At the start of the novel, there has been an atomic explosion, and the children have been evacuated in an aircraft with a detachable passenger tube. The aircraft has been attacked and released the tube while flying over tropical seas. The tube has crash landed in the jungle of a tropical island, and the plane has flown off in flames. This is the point when the novel starts. There are four main characters in the book ? Ralph, Piggy, Jack and Simon. Simon is part of the choir, which is led by Jack, but Ralph and Piggy are not members of the choir, and are in no way related. There are no adults ?Order now
“There aren? any grown ups” P. 43 Ralph has found a “conch” P. 21, and has used it to call all the boys on the island together. This is where Jack is introduced into “Lord of the Flies” “Something dark was fumbling along” P. 26. This refers to the choir walking along the beach in the distance. This use of language shows us that the choir is dark, evil, and sinister, and immediately Golding tells us that this group will not be a “good” force on the island. The choir are a militaristic group ? “marching approximately? with a hambone frill” P. 26. This shows us that their leader is in total control of the group.
This leader is Jack ? “The boy who controlled them? his cap badge was golden” P. 26 This shows the authority and status that Jack has over the choir. When the choir reach the platform, Jack shows off ? “swaying in the fierce light? his cloak flying” P. 27. This is an attempt to impress the group, create a good impression, enough so he commands their respect as well as the choirs? , enough so that he can eventually control them as well as the choir. Jack does not introduce himself to everyone; he first words to the group are “Where? s the man with the trumpet? ” P. 27.
He just gives out demands, and expects the group to answer him. This is what he is used to. Jack is a direct contrast with Ralph ? “peered down at Ralph? the conch did not seem to satisfy him” P. 27 This shows us that he believes no-one is as good a leader as him, and that the conch, which called the group together, is below him. This is “simple arrogance” P. 29 on the part of Jack. He uses his cloak as a prop ? “Inside the floating cloak he was tall, thin, and bony” P. 27.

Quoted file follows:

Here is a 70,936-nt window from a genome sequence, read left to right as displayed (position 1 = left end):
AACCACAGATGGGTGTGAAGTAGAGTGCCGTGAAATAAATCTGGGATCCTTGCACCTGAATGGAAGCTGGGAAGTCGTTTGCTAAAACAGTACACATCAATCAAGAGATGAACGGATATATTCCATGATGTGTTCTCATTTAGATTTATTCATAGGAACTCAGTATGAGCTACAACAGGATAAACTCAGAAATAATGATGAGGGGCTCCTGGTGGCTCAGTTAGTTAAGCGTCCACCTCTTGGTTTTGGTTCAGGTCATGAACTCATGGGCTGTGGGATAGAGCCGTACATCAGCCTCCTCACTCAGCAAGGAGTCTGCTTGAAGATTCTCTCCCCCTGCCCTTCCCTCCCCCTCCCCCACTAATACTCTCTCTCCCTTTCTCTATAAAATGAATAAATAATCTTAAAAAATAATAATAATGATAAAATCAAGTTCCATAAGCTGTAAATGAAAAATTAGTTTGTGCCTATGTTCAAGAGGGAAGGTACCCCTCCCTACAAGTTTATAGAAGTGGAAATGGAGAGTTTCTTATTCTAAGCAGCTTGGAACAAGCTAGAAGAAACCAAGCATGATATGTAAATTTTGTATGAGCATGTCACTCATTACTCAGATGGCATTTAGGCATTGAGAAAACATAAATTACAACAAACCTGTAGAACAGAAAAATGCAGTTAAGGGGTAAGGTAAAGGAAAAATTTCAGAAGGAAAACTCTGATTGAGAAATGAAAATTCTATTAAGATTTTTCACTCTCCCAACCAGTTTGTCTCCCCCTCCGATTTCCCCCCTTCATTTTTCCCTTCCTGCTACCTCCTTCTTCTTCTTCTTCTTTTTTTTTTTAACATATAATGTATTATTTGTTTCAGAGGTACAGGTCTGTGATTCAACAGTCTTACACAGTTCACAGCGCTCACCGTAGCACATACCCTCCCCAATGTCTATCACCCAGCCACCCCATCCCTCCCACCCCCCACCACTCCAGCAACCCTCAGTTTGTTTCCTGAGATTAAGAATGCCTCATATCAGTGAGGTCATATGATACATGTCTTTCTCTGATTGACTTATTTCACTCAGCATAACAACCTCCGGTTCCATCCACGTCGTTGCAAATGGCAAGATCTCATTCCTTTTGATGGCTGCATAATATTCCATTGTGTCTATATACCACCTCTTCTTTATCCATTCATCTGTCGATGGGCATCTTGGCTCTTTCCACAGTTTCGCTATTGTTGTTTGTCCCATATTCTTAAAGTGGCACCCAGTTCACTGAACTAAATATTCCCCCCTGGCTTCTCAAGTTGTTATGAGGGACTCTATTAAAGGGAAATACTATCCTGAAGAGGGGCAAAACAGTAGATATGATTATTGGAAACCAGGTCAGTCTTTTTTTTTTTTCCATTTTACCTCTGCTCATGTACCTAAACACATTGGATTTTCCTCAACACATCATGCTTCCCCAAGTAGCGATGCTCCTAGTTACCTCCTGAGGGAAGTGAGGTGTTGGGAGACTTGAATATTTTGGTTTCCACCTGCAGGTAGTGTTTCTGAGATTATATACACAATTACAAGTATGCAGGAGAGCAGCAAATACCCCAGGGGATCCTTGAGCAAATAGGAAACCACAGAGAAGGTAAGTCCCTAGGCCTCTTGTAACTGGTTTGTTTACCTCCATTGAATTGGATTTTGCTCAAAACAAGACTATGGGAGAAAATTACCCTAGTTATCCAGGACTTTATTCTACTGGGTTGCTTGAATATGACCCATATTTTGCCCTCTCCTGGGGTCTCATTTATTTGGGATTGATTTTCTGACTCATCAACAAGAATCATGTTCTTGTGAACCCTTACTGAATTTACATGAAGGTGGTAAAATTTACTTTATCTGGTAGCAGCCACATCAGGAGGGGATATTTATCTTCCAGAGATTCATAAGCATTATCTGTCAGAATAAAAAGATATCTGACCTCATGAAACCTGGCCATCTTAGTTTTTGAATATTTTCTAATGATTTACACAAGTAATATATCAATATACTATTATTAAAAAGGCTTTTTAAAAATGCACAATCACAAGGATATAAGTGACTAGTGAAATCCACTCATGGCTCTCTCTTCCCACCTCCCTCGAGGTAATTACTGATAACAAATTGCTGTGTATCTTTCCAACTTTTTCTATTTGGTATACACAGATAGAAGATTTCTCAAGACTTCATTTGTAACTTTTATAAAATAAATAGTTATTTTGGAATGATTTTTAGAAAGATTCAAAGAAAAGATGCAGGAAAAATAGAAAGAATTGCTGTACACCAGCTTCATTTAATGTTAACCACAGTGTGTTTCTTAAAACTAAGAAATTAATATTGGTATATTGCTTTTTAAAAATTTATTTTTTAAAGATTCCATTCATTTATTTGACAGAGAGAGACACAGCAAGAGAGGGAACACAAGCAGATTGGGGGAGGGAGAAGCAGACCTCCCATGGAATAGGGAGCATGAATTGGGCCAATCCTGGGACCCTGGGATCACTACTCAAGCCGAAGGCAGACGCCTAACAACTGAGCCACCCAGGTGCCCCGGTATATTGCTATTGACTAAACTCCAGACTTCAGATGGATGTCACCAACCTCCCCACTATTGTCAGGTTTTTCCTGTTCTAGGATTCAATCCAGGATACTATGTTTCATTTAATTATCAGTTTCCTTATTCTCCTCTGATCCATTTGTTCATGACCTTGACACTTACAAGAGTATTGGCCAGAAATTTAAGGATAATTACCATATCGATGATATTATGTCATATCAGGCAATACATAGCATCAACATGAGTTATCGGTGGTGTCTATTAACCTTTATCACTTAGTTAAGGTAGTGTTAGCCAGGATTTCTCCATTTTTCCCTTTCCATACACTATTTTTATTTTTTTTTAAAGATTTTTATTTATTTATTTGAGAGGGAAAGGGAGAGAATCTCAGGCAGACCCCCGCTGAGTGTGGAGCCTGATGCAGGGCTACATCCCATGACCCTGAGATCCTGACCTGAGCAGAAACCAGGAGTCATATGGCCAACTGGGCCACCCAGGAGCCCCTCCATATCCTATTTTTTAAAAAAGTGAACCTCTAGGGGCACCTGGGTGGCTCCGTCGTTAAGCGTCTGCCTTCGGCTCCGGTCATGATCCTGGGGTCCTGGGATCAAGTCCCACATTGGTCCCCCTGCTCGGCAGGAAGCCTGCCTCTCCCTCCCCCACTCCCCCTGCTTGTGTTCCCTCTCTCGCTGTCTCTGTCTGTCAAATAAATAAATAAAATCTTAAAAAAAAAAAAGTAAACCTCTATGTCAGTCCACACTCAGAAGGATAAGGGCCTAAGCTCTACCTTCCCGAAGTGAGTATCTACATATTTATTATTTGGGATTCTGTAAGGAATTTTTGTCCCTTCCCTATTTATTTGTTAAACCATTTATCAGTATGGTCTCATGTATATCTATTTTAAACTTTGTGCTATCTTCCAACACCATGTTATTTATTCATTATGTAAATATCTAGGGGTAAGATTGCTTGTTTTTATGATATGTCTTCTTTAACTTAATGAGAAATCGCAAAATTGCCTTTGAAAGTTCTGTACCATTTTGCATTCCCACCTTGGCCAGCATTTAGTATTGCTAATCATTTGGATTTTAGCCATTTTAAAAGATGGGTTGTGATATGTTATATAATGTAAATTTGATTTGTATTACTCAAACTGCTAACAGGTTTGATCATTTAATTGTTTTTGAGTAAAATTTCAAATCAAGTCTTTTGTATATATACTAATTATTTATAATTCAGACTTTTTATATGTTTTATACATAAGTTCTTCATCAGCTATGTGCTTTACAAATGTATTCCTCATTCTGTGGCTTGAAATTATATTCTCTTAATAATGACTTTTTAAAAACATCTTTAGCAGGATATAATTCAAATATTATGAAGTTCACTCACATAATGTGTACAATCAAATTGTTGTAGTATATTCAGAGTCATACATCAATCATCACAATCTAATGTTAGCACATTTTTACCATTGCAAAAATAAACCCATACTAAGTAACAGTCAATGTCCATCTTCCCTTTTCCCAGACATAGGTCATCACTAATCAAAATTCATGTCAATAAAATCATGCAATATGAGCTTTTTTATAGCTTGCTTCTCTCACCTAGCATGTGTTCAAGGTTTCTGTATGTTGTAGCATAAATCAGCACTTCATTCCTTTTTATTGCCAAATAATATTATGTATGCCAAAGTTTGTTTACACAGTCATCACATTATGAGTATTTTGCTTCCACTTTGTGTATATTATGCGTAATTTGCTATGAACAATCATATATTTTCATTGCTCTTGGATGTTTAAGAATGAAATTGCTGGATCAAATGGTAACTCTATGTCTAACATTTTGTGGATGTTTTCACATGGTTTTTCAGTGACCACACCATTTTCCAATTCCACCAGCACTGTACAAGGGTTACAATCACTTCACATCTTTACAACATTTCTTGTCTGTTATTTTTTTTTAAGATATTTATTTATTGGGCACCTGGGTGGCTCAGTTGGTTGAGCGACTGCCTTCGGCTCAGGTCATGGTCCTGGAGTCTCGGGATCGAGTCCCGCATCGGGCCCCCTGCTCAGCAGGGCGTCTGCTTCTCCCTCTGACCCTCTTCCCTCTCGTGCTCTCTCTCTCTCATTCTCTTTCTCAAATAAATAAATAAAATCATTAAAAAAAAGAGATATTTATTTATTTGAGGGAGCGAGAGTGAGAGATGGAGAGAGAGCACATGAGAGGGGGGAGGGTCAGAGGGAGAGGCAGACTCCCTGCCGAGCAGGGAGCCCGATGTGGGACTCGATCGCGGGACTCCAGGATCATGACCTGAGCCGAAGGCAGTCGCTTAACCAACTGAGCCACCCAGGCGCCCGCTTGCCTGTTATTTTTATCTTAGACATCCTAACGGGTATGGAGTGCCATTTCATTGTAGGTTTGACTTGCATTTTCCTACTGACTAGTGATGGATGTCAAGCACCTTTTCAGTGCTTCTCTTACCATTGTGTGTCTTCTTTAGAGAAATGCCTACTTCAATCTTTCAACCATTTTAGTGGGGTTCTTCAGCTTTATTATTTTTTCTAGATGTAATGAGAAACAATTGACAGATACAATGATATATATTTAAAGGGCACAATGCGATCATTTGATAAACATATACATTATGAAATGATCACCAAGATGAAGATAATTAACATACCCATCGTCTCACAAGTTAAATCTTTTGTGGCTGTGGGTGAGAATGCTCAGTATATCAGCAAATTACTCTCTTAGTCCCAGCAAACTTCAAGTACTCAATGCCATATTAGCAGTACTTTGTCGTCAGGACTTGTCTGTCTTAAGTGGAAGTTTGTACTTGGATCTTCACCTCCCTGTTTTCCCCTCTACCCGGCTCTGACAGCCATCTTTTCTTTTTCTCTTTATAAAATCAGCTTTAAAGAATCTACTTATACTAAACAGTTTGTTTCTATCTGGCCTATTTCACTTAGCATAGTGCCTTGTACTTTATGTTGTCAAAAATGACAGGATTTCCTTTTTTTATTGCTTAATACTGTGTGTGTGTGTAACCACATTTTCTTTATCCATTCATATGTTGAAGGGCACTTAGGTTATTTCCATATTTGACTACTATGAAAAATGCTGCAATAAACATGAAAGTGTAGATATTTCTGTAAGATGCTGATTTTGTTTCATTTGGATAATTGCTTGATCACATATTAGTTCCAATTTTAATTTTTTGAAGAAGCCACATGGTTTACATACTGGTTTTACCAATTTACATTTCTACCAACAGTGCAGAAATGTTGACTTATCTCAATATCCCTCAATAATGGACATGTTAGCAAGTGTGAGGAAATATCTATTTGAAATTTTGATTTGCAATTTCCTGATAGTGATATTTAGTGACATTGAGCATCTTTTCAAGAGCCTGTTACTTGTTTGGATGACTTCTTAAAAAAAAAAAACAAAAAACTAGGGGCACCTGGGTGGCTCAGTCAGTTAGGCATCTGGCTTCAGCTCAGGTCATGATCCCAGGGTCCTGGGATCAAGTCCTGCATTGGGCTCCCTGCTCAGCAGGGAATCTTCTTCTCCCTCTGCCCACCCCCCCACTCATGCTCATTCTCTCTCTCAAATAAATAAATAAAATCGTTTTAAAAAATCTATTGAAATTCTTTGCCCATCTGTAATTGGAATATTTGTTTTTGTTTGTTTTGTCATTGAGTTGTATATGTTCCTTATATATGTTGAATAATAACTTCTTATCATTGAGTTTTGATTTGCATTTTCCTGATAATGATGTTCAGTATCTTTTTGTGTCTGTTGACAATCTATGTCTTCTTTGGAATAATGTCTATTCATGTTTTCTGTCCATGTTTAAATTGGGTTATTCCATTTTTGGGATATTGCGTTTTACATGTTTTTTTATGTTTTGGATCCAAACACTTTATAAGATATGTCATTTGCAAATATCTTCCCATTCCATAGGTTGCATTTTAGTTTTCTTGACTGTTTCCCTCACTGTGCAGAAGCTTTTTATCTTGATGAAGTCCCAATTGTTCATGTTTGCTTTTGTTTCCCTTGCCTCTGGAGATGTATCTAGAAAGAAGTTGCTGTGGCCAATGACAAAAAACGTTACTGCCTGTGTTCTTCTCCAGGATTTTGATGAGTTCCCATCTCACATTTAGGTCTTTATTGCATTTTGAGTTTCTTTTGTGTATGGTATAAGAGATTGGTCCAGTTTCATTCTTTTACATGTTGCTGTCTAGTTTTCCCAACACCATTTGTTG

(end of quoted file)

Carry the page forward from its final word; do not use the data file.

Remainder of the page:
He uses the cloak a sign of power to make him into something he? s not, he uses it to gain authority. His hair was red beneath the black cap” P. 27. The colour of his hair shows signs of a fiery temper, and the colour of his cap reinforces his sinister side. Jacks main aim of the assemblies in the novel are to first become chief, and then control the group. He says on page twenty-nine with “simple arrogance”, “I ought to be chief. ” Jack believes that no-one else has the right to control him, and he should be in control of everyone. During the assemblies, he rejects Piggy ? “Shut up, Fatty” P. 28. He has no respect for Piggy due to his appearance, even though Piggy could be a very useful asset to the group.
He takes control of the assembly ? “We? ve got to? ” P. 29. Jack does this because he wants to decide and be in control of what the group does. When the boys on the island say they want to vote on a chief, Jack “started to protest” P. 30. This is because Jack knows that he is not in control of the boys on the island who are not in the choir, which is the majority, and therefore they will not vote for him. He also believes that he should be proclaimed the leader of the group without voting, because in his opinion, no-one has the right to be in control of him.
This is because he is a natural leader, and has never been in a position without control. This is born out when Ralph is voted chief ? “and the freckles? a blush of mortification” P. 30. Jack is very embarrassed when he is, for the first time in his life, not in total control. Jack? s personality makes him use violence to command respect ? “Jack snatched from behind him a sizeable sheath-knife and clouted it into a trunk” P. 32, “Jack slammed his knife into a trunk and looked round challengingly” P. 43.